In what universe or happy world does Ms. Patchett live? Maybe =she’s= been protected and well cared for, but I personally do not know one single traditionally published author (and I know more than a thousand) who hasn’t, at some point in his/her career, been exploited or cheated in some way and most in many ways by traditional publishing houses. Protected? What a joke. I have been traditionally published for 23 years, have had 51 novels sold and 49 published so far, have worked with three agents, numerous editors, and four publishing houses covering eight imprints/lines. I now prefer to indie publish, and that is not because I can’t sell to a traditional house. So why choose indie publishing? Well, Ms. Patchett, I actually need to make a decent amount of money TO LIVE ON and I want to be treated as a professional who deserves to be paid fairly, regularly, promptly, with royalty statements that are clear, understandable, and with respect for what I do.
It makes you wonder. All the brilliant things we might have done with our lives if only we suspected we knew how.-Ann Patchett
— Kara Monterey (@KMonterey) May 20, 2013
As a book designer, I still run into many who don’t understand that self-publishing is not a nickel-and-dime DIY project whereby one does the cheapest work one can and expects readers to part with their hard-earned dollars for something that the author-publisher doesn’t have the confidence or an integrity to make worthwhile. Substantive editing, copy editing, design, layout, proofreading, and marketing all require necessary investment to maximize the quality and art of a book.
Still, Tiano isn’t giving much quarter to Patchett:
Ms. Patchett’s piece reads like an attempt to guilt victims into supporting their tormentors. The worm has turned!
There are more comments there for you. Not one so far seems to have dashed out to lead three cheers for “Ms. Patchett!”
A quick assortment of some more sentiments here:
This is interesting since Ann Patchett did publish a Kindle Single. Unless her agent got a cut she very much capitalized on the benefits of self-publishing for that project, which I loved…The biggest threat to traditional publishing are traditional publishers…If a gate is slammed in my face, is it my responsibility to come back and paint it when I’ve found another gate, or built myself a ladder?
“Ask me if writing can be taught, and I say yes. But I can’t teach you how to have something to say.” -Ann Patchett — iUniverse, Inc. (@iuniversebooks) May 20, 2013
Despite what I think is Ms. Patchett’s sincerity in all this, she may find that the warmth and fuzziness generated by her creation of the bookstore in Nashville does little to cushion her comments on the world stage. There, in many quarters, the rising authors’ community speaks with an anger that is equally sincere.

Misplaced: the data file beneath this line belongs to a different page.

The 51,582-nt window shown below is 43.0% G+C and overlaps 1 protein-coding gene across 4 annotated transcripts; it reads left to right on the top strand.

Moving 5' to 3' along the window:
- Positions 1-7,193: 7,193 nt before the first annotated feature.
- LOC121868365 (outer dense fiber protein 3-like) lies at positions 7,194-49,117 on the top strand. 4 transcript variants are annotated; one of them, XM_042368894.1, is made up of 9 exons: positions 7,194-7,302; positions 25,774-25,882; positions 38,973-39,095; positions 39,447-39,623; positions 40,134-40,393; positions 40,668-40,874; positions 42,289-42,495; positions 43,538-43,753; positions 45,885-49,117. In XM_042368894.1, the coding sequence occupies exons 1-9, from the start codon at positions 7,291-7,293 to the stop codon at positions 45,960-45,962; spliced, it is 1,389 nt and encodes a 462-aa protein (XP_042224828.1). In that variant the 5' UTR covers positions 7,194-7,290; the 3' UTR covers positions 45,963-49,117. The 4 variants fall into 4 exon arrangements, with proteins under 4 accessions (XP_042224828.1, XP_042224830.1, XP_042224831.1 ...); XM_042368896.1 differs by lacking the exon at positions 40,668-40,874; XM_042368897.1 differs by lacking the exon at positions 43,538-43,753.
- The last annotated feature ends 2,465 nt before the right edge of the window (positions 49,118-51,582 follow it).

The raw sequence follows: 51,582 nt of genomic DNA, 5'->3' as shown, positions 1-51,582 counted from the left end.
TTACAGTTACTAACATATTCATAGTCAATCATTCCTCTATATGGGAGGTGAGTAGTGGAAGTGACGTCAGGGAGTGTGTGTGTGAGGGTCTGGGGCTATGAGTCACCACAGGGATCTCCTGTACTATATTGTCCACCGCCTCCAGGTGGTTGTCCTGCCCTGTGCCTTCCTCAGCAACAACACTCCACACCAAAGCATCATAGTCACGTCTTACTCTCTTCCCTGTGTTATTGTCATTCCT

SURPRISE GRADUATION SPEAKER: ANN PATCHETT! — L Dell (@l_dell) May 20, 2013
And it’s back to Mick Rooney for our exit from this section today. Rooney knows this community extremely well, ministers to it regularly, and thus can give us a POV that might make Ms. Patchett wish she’d jumped into less fraught topics, like politics and religion:
Even after all the challenges and changes in the book industry over the past ten years, there is still an inbuilt intransigence within the traditional publishing industry to take responsibility for its own destiny, preferring instead to load blame on new technology giants, opportunistic retail and distribution channels, and in recent years, authors and readers. It is no wonder the relevance of the mainstream industry is becoming more isolated, usurped and dictated to by its commercial partners.
— Jeffrey Archer (@Jeffrey_Archer) May 17, 2013
Should I traditionally publish or self-publish? It’s an important question—one that tends to result in heated debate—but it’s becoming an increasingly confusing and complicated question to answer.
Just as today’s Ether gases, Jane Friedman—my generous host at her site of the original Writing on the Ether on Thursdays, and Web editor at Virginia Quarterly Review—has produced a much-needed document for authors, with an explanatory article, Infographic: 5 Key Book Publishing Paths. I commend it to you, not least because this can help contextualize all our discussions—like the one above with Ms. Patchett’s commentary—with a factor we rarely take fully into consideration: It’s not just “self-publish or traditionally publish.” Friedman writes:
There is no one path or service that’s right for everyone; you must understand and study the changing landscape and make a choice based on long-term career goals, as well as the unique qualities of your work—not to mention your own strengths and weaknesses.
She has identified five main pathways to publication currently available to authors, and explains each: (1) Traditional. (2) Partnership. (“Authors are positioned more as partners, receive higher royalties, but usually no advance.”) (3) Fully-assisted publishing. (“The old ‘vanity’ self-publishing model…now dominated by Author Solutions.”) (4) Do-it-yourself publishing with a distributor. (“This usually involves e-publishing your work (to reduce financial risk and investment involved with print), and using a service provider or distributor to reach all possible online retailers.”) (5) Do-it-yourself direct publishing. (“Someone might sell direct through Amazon KDP, and complement it with distribution to all other retailers through Smashwords.”)